Yep.  It’s that time of year!  As you rush around trying to get our kids ready for the upcoming school year don’t forget to do a quick check of your sleep hygiene.  That is, take inventory of all of the pieces of the puzzle that come together to create healthy sleep, known as sleep hygiene.  First, has your routine gotten lax over the summer?  For most of us the answer here is a resounding YES!  Of course!  The lazy days of summer give us a much needed break from the structure and scheduling we all face during the other seasons.    Time to tighten it back up to give your little one the best chance at quality sleep- remember the best bedtime routines are short (15 minutes or less), sweet, predictable and non-negotiable.  Children crave and thrive on routine and it can help ease the transition back to school.  Second, have you lost all remnants of a schedule?  If the answer is yes, consider starting early, say a week before school starts, to ease back into your normal schedule.  Often bedtimes inch later and later during the summer as the days lengthen and our calendars fill with fun.  Gradually begin to push that bedtime earlier and focus on waking your child at the same time every day to help them be ready for that first day of school.  A developmentally appropriate schedule will also ensure that your child is getting enough sleep to help them grow and learn. Third, do a quick scan of your child’s sleep environment.  The ideal sleep environment is cool, dark, quiet, and comfy.  Is there sun creeping in at bedtime? Maybe you need to darken the room a bit.  White noise is a great for tuning out the bustling world outside as you try to get your little one to sleep earlier.  Also be aware of screen time- turn off screens at least one hour before bedtime and no screens in the bedroom. Healthy sleep habits give your child the best chance for a healthy, happy and successful school year!  Sweet dreams…

27Jul

Is all crying bad in childhood?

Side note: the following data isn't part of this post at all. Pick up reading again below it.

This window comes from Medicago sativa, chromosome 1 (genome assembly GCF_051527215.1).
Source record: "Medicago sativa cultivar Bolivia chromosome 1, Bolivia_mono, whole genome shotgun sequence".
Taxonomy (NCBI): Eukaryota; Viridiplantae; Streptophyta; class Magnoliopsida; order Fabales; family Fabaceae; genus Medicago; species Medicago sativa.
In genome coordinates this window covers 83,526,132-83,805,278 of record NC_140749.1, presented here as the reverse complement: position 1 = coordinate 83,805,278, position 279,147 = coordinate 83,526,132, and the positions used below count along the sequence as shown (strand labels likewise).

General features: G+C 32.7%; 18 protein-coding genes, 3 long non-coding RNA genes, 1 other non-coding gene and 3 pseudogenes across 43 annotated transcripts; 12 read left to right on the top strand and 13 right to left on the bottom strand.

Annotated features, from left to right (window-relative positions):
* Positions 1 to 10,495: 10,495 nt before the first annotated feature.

Hearing your own child cry may be one of the hardest things about this whole parenting gig. I will admit it still raises my heart rate and blood pressure every time I hear one of my children cry even if it is just over the proverbial spilled milk (or more likely in my house “the dog ate my cookie”).  But sometimes I wonder if all the shushing, soothing and reassuring is getting in the way of the larger picture of creating an emotionally healthy child.  Crying, after all, is often the only means of communication for babies and young children and therefore is necessary to their survival.  Is it important to try to avoid all tears or is it possible that some crying can be good?  I know I feel better after being allowed to let my emotions out and yes, sometimes that is in the form of a good cry.  I certainly do not have the answers but I am just posing the question for myself-  Is it ok to allow our children to feel their emotions even though it may result in some crying? Did it somehow become the norm to attempt to shield our kids from any discomfort during childhood?  The respectful parenting movement would argue that it is important to honor your child’s feelings by simply allowing them to have them in a supportive environment.  That is, if we interfere and shush them or attempt to stop their cries are we undermining the validity of their feelings?   Can allowing them room to feel while still being physically and emotionally present actually foster independence and emotional intelligence?  Can we help them learn to deal with their own emotions, both positive and negative, by giving them the space to do so?  Acknowledging feelings and trying to understand them without stopping them may actually help us be able to find patience in the moment where we might otherwise rush to find a way to stop the outburst. I see this fear of crying pop up with my clients whose children are having difficulty sleeping.  While I typically do not advise leaving a young child alone to just “cry it out” I almost always notice a big sigh of relief from babies who are given a bit of space to work through their emotions without interference.  And not surprisingly this often leads to a better night’s sleep for everyone.  It seems to me that crying can potentially be beneficial for our kids rather than the long held ideology by some that we must always rush soothe a crying child.  I have personally begun to view my own kids’ tears in a different way and have noticed that I feel much calmer when an episode arises in my home knowing that it is ok for them to have feelings other than joy and happiness…